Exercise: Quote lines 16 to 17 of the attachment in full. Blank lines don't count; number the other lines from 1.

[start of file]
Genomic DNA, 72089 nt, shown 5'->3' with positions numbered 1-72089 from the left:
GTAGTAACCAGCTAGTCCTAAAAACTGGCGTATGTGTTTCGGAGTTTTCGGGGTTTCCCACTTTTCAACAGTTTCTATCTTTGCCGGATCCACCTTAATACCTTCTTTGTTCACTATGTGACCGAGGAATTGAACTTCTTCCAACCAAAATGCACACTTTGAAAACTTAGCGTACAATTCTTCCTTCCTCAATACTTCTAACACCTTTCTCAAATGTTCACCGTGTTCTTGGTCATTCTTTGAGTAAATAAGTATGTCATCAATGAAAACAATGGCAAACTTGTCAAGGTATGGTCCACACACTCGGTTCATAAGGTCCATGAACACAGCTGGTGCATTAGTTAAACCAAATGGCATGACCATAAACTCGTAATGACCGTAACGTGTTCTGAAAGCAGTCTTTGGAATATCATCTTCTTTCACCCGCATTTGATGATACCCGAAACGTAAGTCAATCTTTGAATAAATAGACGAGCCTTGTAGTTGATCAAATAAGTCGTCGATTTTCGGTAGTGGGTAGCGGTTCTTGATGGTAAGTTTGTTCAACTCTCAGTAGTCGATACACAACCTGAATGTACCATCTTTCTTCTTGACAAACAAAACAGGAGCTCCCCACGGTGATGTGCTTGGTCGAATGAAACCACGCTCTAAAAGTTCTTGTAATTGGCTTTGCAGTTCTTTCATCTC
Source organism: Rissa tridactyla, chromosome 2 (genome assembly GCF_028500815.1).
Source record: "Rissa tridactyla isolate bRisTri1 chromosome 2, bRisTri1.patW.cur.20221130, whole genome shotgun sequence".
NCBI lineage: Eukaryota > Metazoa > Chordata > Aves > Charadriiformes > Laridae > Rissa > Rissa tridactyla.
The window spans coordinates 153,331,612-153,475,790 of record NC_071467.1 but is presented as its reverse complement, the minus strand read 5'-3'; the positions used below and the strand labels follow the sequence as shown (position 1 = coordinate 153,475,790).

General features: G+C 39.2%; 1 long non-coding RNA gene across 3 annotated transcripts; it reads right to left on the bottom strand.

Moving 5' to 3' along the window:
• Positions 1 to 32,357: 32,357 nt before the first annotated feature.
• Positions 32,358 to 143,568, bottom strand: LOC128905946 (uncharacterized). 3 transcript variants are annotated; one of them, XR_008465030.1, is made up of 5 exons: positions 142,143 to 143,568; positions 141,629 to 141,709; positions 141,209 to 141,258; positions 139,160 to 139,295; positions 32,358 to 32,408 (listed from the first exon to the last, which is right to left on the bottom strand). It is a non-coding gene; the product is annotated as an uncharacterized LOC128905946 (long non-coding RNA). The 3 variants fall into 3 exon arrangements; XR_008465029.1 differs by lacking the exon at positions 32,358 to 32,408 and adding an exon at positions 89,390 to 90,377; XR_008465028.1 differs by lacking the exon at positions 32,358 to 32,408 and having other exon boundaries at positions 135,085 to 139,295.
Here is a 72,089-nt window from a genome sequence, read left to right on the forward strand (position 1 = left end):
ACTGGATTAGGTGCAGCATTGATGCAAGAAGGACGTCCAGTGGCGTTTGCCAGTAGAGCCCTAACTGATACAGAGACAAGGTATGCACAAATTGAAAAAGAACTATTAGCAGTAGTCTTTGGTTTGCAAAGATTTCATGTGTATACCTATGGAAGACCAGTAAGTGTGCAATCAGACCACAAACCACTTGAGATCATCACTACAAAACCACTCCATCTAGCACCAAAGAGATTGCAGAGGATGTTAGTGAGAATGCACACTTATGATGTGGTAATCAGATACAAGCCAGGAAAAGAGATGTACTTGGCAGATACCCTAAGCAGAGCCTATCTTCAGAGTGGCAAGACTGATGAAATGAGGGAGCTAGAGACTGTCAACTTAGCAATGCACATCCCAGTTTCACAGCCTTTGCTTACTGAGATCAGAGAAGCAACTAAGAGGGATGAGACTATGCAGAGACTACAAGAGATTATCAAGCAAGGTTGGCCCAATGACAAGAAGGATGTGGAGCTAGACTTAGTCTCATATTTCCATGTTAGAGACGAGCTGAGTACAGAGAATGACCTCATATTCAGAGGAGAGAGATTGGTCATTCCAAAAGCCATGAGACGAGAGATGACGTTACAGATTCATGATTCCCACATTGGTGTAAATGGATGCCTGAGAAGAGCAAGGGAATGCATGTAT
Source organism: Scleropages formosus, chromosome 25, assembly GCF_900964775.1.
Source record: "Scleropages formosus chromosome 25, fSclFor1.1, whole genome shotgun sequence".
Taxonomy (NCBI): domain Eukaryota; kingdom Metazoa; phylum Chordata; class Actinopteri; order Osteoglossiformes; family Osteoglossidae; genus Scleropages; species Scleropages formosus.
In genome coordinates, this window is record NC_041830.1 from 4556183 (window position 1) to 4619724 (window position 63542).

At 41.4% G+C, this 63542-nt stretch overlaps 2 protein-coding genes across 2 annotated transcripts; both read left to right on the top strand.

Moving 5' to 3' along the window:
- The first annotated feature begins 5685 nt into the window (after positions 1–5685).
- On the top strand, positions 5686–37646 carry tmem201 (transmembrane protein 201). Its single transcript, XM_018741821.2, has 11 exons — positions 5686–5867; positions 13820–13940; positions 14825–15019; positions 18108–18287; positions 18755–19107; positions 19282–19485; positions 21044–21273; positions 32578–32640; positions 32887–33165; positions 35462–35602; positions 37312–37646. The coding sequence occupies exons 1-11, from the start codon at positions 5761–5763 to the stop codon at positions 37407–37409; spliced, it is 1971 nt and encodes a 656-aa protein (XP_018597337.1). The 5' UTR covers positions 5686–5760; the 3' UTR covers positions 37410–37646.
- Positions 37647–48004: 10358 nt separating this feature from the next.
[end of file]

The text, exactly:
In genome coordinates, this window is record NC_041830.1 from 4556183 (window position 1) to 4619724 (window position 63542).

At 41.4% G+C, this 63542-nt stretch overlaps 2 protein-coding genes across 2 annotated transcripts; both read left to right on the top strand.